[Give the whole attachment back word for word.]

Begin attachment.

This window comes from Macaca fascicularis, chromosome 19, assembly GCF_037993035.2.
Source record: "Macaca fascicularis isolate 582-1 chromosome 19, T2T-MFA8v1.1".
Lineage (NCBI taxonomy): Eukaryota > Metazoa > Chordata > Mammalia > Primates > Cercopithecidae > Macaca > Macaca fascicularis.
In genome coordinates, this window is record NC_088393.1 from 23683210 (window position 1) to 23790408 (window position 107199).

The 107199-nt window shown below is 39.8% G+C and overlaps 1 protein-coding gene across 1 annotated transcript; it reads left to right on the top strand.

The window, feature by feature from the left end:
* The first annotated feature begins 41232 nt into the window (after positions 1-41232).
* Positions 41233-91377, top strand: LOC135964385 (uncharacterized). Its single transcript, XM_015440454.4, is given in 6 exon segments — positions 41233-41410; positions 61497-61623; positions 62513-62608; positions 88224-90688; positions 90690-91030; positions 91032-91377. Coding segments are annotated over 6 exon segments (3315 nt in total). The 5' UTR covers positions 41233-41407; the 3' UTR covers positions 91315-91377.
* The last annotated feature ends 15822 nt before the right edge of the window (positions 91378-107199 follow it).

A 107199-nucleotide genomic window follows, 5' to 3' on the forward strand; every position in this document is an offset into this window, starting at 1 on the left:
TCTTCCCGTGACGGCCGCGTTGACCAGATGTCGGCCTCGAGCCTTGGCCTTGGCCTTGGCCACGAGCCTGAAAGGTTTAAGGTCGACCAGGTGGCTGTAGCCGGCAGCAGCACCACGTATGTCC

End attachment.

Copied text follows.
This window comes from Macaca fascicularis, chromosome 19, assembly GCF_037993035.2.
Source record: "Macaca fascicularis isolate 582-1 chromosome 19, T2T-MFA8v1.1".
Lineage (NCBI taxonomy): Eukaryota > Metazoa > Chordata > Mammalia > Primates > Cercopithecidae > Macaca > Macaca fascicularis.
In genome coordinates, this window is record NC_088393.1 from 23683210 (window position 1) to 23790408 (window position 107199).

The 107199-nt window shown below is 39.8% G+C and overlaps 1 protein-coding gene across 1 annotated transcript; it reads left to right on the top strand.

The window, feature by feature from the left end:
* The first annotated feature begins 41232 nt into the window (after positions 1-41232).
* Positions 41233-91377, top strand: LOC135964385 (uncharacterized). Its single transcript, XM_015440454.4, is given in 6 exon segments — positions 41233-41410; positions 61497-61623; positions 62513-62608; positions 88224-90688; positions 90690-91030; positions 91032-91377. Coding segments are annotated over 6 exon segments (3315 nt in total). The 5' UTR covers positions 41233-41407; the 3' UTR covers positions 91315-91377.
* The last annotated feature ends 15822 nt before the right edge of the window (positions 91378-107199 follow it).

A 107199-nucleotide genomic window follows, 5' to 3' on the forward strand; every position in this document is an offset into this window, starting at 1 on the left:
TCTTCCCGTGACGGCCGCGTTGACCAGATGTCGGCCTCGAGCCTTGGCCTTGGCCTTGGCCACGAGCCTGAAAGGTTTAAGGTCGACCAGGTGGCTGTAGCCGGCAGCAGCACCACGTATGTCC